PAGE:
YES, dogs get lice. It is a different kind of lice than humans get, and much easier to treat, and, It is not transferable to humans or cats. Dog lice are species specific, so you, your kids, and your cats cannot get lice from your dog
Dog lice infestation is not a common thing with dogs in this country, especially those that live in a clean environment and get proper care and attention. Although rarely discovered on healthy animals, poorly nourished dogs are more often to get lice.
There are two species of canine lice:
1. Biting (Mallophaga),: trichodectus canus & Heterodoxus spiniger. (feed on skin flakes, and skin)
2. Sucking linognathus piliferus setosus (feed on dogs blood, and are more irritating)
Cats have one biting louse and that is Felicola subrostratus.
Lice lay eggs (termed nits) on the hair shafts. The life cycle takes about 21 days to complete.
Females lay up to 100 eggs or nits. The nits of the canine biting louse are protected by an operculum and are cemented to the base of the dog's hairs.
Of all parasites, lice are by far the easiest to treat because they are not active in our environment, like fleas and ticks.
They are flat, gray, wingless parasites
that are about a twelfth of an inch long. Dog lice are very slow movers. In
fact, they hardly move at all. They do not jump from dog to dog like fleas, but
dog lice are still spread through dog-to-dog contact, so if your dog interacts
with other dogs on the trail, at the dog park, at your friendís house or in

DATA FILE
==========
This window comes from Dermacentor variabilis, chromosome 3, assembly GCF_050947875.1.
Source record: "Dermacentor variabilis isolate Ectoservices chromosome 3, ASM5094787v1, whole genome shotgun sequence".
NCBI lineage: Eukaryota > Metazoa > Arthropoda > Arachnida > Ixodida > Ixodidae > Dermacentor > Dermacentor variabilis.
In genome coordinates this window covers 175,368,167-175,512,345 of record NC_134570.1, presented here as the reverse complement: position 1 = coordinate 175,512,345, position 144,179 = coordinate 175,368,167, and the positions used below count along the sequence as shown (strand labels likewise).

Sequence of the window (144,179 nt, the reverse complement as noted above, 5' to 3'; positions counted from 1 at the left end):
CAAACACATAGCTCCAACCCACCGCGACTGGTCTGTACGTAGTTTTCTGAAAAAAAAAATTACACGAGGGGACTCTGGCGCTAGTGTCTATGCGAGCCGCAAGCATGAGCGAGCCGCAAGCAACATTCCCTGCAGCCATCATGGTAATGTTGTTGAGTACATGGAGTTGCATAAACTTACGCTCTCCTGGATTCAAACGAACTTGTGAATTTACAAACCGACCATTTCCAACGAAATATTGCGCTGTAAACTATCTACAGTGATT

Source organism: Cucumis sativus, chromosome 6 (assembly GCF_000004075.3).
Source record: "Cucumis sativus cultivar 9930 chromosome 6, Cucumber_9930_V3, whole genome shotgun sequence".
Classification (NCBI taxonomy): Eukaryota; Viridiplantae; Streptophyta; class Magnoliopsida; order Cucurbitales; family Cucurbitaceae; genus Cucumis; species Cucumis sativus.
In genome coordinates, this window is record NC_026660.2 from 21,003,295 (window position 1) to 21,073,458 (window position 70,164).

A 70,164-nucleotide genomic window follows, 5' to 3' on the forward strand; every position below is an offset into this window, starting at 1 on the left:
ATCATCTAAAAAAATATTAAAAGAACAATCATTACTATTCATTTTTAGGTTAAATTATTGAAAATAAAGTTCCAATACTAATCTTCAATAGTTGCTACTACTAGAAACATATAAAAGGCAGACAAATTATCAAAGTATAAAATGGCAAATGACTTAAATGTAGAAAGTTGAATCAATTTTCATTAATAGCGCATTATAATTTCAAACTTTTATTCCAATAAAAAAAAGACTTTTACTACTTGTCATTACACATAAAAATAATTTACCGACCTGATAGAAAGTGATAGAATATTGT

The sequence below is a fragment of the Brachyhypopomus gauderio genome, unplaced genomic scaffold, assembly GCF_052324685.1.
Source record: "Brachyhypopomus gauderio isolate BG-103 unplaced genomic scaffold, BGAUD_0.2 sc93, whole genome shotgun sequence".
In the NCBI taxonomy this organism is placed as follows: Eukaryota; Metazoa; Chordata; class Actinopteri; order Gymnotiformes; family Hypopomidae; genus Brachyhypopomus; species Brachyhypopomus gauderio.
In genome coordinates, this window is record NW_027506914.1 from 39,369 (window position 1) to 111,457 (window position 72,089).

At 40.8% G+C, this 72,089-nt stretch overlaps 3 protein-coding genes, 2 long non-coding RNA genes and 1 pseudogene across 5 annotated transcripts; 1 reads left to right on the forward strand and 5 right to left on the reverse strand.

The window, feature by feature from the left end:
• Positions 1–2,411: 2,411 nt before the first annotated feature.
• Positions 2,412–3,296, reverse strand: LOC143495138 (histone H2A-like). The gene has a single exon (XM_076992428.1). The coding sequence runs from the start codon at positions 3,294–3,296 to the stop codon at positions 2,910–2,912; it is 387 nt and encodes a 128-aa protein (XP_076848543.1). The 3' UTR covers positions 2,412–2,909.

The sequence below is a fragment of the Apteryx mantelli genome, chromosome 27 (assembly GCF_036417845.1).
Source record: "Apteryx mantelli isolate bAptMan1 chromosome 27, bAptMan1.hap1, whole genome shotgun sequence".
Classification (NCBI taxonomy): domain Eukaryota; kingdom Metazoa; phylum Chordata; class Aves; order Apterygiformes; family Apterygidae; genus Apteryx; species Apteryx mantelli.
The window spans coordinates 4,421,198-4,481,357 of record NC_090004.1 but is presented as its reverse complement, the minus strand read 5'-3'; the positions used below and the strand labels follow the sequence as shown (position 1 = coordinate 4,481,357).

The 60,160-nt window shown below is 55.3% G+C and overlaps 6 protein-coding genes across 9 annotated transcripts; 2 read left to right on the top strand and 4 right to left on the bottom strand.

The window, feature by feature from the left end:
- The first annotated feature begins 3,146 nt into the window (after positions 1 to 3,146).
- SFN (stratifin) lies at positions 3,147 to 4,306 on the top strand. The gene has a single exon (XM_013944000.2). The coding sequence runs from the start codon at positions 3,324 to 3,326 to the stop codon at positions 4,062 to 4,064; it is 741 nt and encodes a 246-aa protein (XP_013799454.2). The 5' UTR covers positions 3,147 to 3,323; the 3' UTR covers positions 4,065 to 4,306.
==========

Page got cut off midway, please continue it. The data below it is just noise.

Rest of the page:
doggie day care, your dog may be exposed. If your dog shares a bed, or crate,
they can be infected. Grooming instruments may
serve as a source of transmission.
Picture of a Maltese which came in for grooming
If your dog has been scratching himself more than normal, it could be due to lice. Lice are very small, but can usually be seen by the human eye. They look like little black dots and have a clear lining around them. They do not really look like bugs, but more like dirt. It is very easy to see the lice if your dog is infested, but many pet owners miss them especially in cases where dogs only have a few lice on them and they can be very hard to find. They attach themselves to the skin, so you have to push the fur around to look for them. Groomers are often the ones to discover the lice when using a high-powered blow dryer!
Have your dog professionally groomed regularly. Itís always good to have another set of eyes check over your dog. If your groomers find anything unusual, they will notify you. You can also talk to your vet about preventive treatments such as Frontline or K9 Advantage. It is recommended that you put your dog on one of these preventive regimens if you are bringing your dog to a doggy-day care, grooming salon or regularly off-leash. There are some natural alternatives such as supplementing with garlic , but the stronger treatments, such as the K9 Advantage and Frontline, are best.
If you suspect your dog has lice, call your VET not your GROOMER. We cannot sell Advantage or Frontline you can ONLY get them at your Vet.
If you bring your dog into the salon with lice, you are putting at risk every other dog than comes in for grooming that day!
A Royal Touch will not be liable for contracture of Canine Lice. Be responsible and use prevention. Our salon is COMPLETELY disinfected DAILY in our grooming area and if we see a pet with lice it is sent home IMMEDIATELY. Everyone that was in the salon that day will receive a courtesy call from our staff with full disclosure and a recommendation to check your pet. We understand this is not convenient however we have no control over pet owners who don't know/care that their dog is infested.